This is only half true (5.00 / 1) (#45)
    by Militarytracy on Wed Jun 25, 2014 at 05:55:33 AM EST
    We KNEW he hadn't manufactured any new chemical weapons, and they have to be maintained and they don't have a forever shelf life.  We also KNEW that he was on the record as having destroyed his stock and giving evidence to international inspectors.

    Some unsure that everything had been destroyed, but the chances that he had preserved anything that was operational after so many years was always slim.

    He had to appear to have access to something though in order to curtail attack from Iran, but we also understood that too and knew he would need a bluff.


    Hans Blix and his teams of UN inspectors ... (5.00 / 3) (#50)
    by Donald from Hawaii on Wed Jun 25, 2014 at 03:17:30 PM EST
    ... had scoured Iraq for 100 days, and had pretty much determined by the beginning of February 2003 -- six weeks before the invasion -- that there were no WMD in the country, a finding which obviously threatened to undermine all those hyperbolic Anglo-American claims to the contrary.

    Bush's response was to ratchet up the incendiary rhetoric, and by mid-March of that year he ordered the UN inspection teams to leave Iraq immediately, and then ordered the invasion to proceed as planned -- or poorly planned, as it turns out.

    Many Americans such as myself reluctantly supported the October 2002 Iraq AUMF because at that time, there was admittedly some measure of doubt in our minds -- induced in large part by the Bush administration's relentless propaganda campaign, it also turns out -- about Saddam Hussein's claims to be clean with the cease-fire terms of the 1991 Persian Gulf War.

    We believed that the AUMF provided sufficient leverage to convince Saddam to let Blix and the UN weapons inspection teams back into the country, and make an official determination and finding. Sadly, they were never allowed to fully complete their mission, for the reason already stated above.

    There were also those Americans who were opposed to the AUMF, and who specifically warned the rest of us that Bush administration would inevitably interpret its passage as giving the neocons a free hand to do as they wished in Iraq -- and tragically, subsequent events proved them 100% correct.

    You really need pull your head out of the sand and face an ugly and unpleasant truth here, as have I and countless others who initially supported the AUMF a dozen years ago.

    Bush and Cheney not only lied willfully and repeatedly in misleading Congress and the American people during the run-up to the Iraq War, but they did so with the malevolent intent of invading Iraq anyway, regardless of their officially stated claims and shape-shifting rationales.

    Thus, nearly 5,000 American military personnel and untold tens of thousands of Iraqis lost their lives on account of the Bush administration's collective and purposeful duplicity.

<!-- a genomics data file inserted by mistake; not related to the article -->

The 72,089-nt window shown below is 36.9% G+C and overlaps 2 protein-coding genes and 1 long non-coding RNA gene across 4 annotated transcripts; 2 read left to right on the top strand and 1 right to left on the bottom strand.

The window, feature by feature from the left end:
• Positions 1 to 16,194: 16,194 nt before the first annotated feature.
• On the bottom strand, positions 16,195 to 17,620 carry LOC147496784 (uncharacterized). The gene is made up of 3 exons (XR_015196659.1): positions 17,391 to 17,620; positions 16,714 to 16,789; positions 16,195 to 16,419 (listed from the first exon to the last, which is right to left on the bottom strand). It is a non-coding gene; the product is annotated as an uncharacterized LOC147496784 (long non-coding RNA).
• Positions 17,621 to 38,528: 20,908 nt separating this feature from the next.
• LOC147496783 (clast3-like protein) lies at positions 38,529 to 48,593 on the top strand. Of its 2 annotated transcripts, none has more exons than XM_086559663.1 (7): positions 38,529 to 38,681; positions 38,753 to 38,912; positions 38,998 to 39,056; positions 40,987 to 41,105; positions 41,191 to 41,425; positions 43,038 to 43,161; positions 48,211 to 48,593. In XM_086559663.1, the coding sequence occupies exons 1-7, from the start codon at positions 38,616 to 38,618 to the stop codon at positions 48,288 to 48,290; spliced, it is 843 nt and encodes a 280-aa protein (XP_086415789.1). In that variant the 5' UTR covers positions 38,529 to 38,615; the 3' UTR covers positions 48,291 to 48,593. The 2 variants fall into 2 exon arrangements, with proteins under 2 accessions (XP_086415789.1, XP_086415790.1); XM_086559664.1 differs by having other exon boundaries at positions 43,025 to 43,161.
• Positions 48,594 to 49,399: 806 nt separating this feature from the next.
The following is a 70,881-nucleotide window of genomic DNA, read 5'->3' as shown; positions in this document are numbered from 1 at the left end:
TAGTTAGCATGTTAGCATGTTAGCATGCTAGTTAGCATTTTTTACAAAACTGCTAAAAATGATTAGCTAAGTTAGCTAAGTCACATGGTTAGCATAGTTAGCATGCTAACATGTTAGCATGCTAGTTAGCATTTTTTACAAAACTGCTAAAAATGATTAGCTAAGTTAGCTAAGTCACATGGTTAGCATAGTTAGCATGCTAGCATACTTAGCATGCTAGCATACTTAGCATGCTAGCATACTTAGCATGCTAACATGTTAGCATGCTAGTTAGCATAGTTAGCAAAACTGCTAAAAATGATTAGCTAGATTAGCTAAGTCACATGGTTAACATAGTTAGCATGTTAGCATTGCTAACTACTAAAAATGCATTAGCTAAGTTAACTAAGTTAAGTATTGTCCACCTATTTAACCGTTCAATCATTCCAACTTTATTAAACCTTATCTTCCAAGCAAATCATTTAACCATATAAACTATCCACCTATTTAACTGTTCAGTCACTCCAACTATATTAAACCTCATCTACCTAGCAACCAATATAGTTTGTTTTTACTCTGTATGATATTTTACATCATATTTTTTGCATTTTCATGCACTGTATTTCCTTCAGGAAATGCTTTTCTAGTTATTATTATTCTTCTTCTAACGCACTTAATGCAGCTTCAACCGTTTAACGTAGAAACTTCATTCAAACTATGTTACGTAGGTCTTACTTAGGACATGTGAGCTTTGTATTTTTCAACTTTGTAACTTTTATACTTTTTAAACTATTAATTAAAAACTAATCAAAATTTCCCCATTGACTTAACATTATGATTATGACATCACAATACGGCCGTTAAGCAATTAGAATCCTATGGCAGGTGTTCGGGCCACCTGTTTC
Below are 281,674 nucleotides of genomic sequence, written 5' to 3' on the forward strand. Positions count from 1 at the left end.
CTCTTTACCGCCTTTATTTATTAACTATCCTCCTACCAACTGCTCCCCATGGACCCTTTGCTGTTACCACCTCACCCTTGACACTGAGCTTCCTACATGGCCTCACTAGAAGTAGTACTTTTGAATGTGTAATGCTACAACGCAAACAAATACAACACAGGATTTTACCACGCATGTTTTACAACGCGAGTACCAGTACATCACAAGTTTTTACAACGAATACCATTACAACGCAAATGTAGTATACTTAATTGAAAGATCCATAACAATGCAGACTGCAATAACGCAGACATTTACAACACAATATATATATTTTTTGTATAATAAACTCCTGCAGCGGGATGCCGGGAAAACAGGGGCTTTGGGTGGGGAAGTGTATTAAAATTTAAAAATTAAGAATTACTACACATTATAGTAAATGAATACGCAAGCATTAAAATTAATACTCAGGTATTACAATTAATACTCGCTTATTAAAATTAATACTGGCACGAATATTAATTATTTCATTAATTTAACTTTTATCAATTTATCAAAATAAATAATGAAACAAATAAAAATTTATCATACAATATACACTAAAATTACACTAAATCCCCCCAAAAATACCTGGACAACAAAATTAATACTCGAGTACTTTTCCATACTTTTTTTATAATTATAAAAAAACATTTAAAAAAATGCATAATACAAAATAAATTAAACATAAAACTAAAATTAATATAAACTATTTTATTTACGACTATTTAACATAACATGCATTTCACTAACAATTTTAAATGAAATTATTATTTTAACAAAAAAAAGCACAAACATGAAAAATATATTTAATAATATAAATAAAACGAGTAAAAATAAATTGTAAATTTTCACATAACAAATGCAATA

And that, friend, is a war crime.


    How do you lie to Congress? (none / 0) (#54)
    by Mikado Cat on Wed Jun 25, 2014 at 11:47:40 PM EST
    And get away with it.

    Congress has plenty of direct access to information, the notion they were "lied" to is pure revisionist history. The best information available was that Saddam was a clear and present danger that had to be stopped with force.


    Nonsense! (5.00 / 2) (#55)
    by MKS on Thu Jun 26, 2014 at 12:00:43 AM EST
    Hans Blix published two reports prior to Bush's invasion showing no WMD, no WMD programs and full cooperation by Iraq.

    Dick Cheney and the neocons were wrong, wrong, wrong.....Why anyone should ever listen to them on anything is beyond me.

    Saddam Hussein was never, ever--ever, never a threat to the U.S.

    And the strategic blunder was monumental and the stupidity is hard to beat.  Since all you guys love to bandy about Hitler comparisons:  The U.S. invasion of Iraq was akin to Hitler's deicison to invade the U.S.S.R.

    By invading Iraq, we strengthened Iran.   Great job, W!  


    Well (none / 0) (#23)
    by Ga6thDem on Tue Jun 24, 2014 at 06:57:49 AM EST
    maybe a better word would be own up and take responsiblity for what he did both Bush and Cheney apologize to the American people and the families that lost their sons and daughters because of their lies.

    We better not hold our breath. (5.00 / 1) (#37)
    by Donald from Hawaii on Tue Jun 24, 2014 at 02:51:27 PM EST
    The only way those two birds will ever be compelled to apologize for Iraq is by first dressing them in orange jumpsuits, and then having them frog-marched in shackles on live television.

    Well (none / 0) (#39)
    by Ga6thDem on Tue Jun 24, 2014 at 03:27:11 PM EST